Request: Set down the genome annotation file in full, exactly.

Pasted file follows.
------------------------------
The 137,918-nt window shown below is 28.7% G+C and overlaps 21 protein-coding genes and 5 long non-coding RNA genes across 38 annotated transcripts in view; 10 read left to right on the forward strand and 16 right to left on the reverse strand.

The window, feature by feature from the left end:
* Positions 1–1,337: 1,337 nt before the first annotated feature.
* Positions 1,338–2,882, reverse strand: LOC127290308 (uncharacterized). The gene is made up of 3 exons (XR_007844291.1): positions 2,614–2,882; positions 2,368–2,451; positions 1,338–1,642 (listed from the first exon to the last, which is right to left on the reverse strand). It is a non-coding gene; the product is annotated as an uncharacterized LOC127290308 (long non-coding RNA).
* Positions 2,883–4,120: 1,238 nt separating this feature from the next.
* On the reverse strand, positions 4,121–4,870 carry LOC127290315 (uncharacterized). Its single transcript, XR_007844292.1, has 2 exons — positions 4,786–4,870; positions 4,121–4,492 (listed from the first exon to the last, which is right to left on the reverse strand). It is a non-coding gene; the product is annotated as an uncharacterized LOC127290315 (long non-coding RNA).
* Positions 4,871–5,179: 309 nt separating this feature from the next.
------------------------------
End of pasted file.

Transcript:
The 137,918-nt window shown below is 28.7% G+C and overlaps 21 protein-coding genes and 5 long non-coding RNA genes across 38 annotated transcripts in view; 10 read left to right on the forward strand and 16 right to left on the reverse strand.

The window, feature by feature from the left end:
* Positions 1–1,337: 1,337 nt before the first annotated feature.
* Positions 1,338–2,882, reverse strand: LOC127290308 (uncharacterized). The gene is made up of 3 exons (XR_007844291.1): positions 2,614–2,882; positions 2,368–2,451; positions 1,338–1,642 (listed from the first exon to the last, which is right to left on the reverse strand). It is a non-coding gene; the product is annotated as an uncharacterized LOC127290308 (long non-coding RNA).
* Positions 2,883–4,120: 1,238 nt separating this feature from the next.
* On the reverse strand, positions 4,121–4,870 carry LOC127290315 (uncharacterized). Its single transcript, XR_007844292.1, has 2 exons — positions 4,786–4,870; positions 4,121–4,492 (listed from the first exon to the last, which is right to left on the reverse strand). It is a non-coding gene; the product is annotated as an uncharacterized LOC127290315 (long non-coding RNA).
* Positions 4,871–5,179: 309 nt separating this feature from the next.